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In late 2003, Steve Chan, an investigator with the National Highway Traffic Safety Administration (NHTSA), concluded that the recently adopted drive-by-wire gas pedals of Toyota Camrys might be a cause for sudden unintended acceleration in the vehicles. Chan began looking into the issue regarding Camrys from the 2002-2003 model years after he saw an increase in sudden acceleration complaints in 2003. He came up with many possibilities for the acceleration, such as drivers with big feet hitting both the gas and the brake at the same time. Another possibility he cited was that the engine control module may have a software problem, noting that Toyota had sent a technical service bulletin to dealers revealing it might be necessary to reprogram the computer on some vehicles. Last but not least, Chan mentioned the drive-by-wire throttle system, which replaced the traditional cables with electronics in the 2002 model; because it was new technology, Chan believed this was the more likely scenario. Chan’s work, however, was only considered an “issue evaluation”. If the agency had chosen to pursue the matter further, it would have opened a “preliminary evaluation”, which is a more serious step in the recall process. All evidence shows the investigation stopped at Chan’s “issue evaluation”.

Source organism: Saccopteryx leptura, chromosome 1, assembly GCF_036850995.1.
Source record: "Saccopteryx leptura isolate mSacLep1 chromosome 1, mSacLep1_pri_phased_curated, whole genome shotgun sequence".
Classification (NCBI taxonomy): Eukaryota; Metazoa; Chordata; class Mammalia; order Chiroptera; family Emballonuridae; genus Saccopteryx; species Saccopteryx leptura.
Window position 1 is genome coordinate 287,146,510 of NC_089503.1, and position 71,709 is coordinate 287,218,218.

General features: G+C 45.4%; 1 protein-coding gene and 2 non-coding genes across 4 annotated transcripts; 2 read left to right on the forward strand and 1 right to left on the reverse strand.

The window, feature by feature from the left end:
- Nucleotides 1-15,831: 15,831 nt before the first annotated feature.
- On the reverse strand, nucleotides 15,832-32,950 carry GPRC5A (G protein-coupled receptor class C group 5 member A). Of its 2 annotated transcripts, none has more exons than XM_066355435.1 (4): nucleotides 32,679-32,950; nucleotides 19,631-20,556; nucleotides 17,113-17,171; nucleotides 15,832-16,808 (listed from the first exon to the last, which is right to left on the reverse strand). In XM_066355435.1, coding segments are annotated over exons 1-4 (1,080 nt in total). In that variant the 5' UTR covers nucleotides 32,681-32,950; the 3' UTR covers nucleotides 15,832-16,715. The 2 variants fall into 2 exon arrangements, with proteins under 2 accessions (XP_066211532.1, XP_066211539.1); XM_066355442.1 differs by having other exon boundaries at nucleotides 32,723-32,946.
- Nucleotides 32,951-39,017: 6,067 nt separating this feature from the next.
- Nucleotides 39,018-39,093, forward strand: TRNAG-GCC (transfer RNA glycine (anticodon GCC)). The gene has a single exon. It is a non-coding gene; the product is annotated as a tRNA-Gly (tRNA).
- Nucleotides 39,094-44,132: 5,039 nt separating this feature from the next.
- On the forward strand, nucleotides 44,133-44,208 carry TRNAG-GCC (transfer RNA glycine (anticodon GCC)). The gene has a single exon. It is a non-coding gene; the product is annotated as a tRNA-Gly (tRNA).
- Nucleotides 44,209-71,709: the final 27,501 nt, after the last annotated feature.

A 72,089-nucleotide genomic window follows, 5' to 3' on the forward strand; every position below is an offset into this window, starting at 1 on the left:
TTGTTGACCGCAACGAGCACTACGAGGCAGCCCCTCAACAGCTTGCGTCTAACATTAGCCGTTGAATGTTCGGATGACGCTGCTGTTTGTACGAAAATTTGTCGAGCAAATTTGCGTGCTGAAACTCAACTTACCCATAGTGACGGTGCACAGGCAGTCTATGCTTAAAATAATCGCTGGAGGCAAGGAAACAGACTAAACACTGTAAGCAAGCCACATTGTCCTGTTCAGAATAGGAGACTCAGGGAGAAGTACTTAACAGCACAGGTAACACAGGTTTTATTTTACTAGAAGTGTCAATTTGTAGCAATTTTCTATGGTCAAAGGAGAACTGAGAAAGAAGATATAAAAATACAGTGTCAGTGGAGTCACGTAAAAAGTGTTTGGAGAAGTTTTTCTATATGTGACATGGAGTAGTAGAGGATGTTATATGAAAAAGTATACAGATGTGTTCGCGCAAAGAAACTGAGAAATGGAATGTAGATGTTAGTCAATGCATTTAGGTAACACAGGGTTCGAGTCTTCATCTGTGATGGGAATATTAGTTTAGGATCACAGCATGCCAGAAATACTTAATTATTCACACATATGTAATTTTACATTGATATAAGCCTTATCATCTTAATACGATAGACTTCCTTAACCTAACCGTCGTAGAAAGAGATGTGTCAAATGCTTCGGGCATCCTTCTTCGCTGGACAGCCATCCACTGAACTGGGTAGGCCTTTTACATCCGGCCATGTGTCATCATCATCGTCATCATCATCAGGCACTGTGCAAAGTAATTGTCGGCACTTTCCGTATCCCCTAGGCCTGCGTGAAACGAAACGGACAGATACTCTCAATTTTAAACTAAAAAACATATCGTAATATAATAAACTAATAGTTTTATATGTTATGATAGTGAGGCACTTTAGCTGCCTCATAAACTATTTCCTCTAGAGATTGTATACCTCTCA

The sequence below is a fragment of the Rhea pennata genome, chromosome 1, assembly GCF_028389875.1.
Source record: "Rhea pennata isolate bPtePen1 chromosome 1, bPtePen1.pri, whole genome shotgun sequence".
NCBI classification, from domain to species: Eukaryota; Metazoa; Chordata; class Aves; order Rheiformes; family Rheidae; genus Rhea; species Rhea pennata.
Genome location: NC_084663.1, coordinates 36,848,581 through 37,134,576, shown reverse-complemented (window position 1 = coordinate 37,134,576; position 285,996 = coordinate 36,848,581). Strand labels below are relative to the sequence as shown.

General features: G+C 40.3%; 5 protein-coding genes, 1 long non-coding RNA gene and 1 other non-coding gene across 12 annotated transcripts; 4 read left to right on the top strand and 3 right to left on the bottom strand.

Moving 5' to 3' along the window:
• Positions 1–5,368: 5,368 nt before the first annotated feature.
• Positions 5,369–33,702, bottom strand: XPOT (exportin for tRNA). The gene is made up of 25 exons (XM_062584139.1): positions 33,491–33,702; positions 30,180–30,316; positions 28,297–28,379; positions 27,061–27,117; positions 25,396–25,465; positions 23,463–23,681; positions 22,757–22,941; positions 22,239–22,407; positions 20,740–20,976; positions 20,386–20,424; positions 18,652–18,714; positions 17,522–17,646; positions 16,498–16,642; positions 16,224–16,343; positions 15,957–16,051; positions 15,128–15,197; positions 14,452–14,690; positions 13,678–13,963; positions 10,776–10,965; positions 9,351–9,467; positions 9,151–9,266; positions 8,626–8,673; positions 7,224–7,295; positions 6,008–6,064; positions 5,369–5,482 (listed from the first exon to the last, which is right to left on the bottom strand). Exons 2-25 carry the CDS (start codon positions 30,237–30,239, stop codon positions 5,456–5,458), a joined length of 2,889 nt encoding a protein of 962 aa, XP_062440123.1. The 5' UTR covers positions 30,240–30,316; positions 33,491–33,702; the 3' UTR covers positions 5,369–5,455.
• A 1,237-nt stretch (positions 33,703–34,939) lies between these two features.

A spokesperson for the agency said Chan’s report was not ignored, and preliminary evaluation on the matter was actually opened in 2004 after a woman formally filed a defect petition, asking for an investigation into unintended acceleration of a related model, the 2002–2003 Lexus ES 300. Chan’s work was not noted in the evaluation, making the allegation suspect. Toyota has repeatedly claimed that there is not an electronic malfunction in their vehicles, but a problem with floor mats or a mechanical problem with the accelerator pedal. Recently, however, the company has said it will address all consumer complaints and will not ignore any possible reasons for the acceleration.

Following two Congressional investigations, the Transportation Secretary has announced that electronic experts from NASA and the National Academy of Sciences’ National Research Council will begin investigating the problem also.


  1. But, in 03 did the administration care about this type of thing? Was the consumer and their protection in the way of run away profits and corporate greed? Another very obvious example of what a difference a change can make.

  2. Gravatar for Greg Webb


    That is exactly correct, in my view. The previous administration apparently did not make consumer protection (including the banking industry) a priority. Corporate profits were the driving force behind many policy decisions that were made, for better or worse. Now we are seeing the "worse" part.

    Greg Webb

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